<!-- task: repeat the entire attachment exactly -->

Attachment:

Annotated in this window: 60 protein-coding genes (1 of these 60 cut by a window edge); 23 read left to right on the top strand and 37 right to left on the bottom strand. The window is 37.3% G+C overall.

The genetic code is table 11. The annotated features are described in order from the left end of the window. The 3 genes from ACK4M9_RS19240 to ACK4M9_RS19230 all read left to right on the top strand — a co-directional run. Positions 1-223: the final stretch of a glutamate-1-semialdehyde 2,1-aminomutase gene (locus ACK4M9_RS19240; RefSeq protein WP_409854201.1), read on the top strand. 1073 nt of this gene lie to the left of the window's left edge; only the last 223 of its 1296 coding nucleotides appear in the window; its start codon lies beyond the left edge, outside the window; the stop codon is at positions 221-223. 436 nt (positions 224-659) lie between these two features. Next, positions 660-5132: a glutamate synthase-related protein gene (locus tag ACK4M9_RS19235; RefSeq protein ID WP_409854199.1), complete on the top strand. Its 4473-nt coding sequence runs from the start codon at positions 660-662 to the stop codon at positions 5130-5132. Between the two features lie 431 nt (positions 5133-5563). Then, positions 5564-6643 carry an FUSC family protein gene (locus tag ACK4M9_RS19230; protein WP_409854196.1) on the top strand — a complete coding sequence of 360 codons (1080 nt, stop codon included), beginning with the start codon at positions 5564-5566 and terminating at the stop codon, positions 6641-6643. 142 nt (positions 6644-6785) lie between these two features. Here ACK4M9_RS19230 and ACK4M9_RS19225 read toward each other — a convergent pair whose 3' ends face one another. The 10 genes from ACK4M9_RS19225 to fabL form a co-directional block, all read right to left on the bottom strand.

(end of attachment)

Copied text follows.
Annotated in this window: 60 protein-coding genes (1 of these 60 cut by a window edge); 23 read left to right on the top strand and 37 right to left on the bottom strand. The window is 37.3% G+C overall.

The genetic code is table 11. The annotated features are described in order from the left end of the window. The 3 genes from ACK4M9_RS19240 to ACK4M9_RS19230 all read left to right on the top strand — a co-directional run. Positions 1-223: the final stretch of a glutamate-1-semialdehyde 2,1-aminomutase gene (locus ACK4M9_RS19240; RefSeq protein WP_409854201.1), read on the top strand. 1073 nt of this gene lie to the left of the window's left edge; only the last 223 of its 1296 coding nucleotides appear in the window; its start codon lies beyond the left edge, outside the window; the stop codon is at positions 221-223. 436 nt (positions 224-659) lie between these two features. Next, positions 660-5132: a glutamate synthase-related protein gene (locus tag ACK4M9_RS19235; RefSeq protein ID WP_409854199.1), complete on the top strand. Its 4473-nt coding sequence runs from the start codon at positions 660-662 to the stop codon at positions 5130-5132. Between the two features lie 431 nt (positions 5133-5563). Then, positions 5564-6643 carry an FUSC family protein gene (locus tag ACK4M9_RS19230; protein WP_409854196.1) on the top strand — a complete coding sequence of 360 codons (1080 nt, stop codon included), beginning with the start codon at positions 5564-5566 and terminating at the stop codon, positions 6641-6643. 142 nt (positions 6644-6785) lie between these two features. Here ACK4M9_RS19230 and ACK4M9_RS19225 read toward each other — a convergent pair whose 3' ends face one another. The 10 genes from ACK4M9_RS19225 to fabL form a co-directional block, all read right to left on the bottom strand.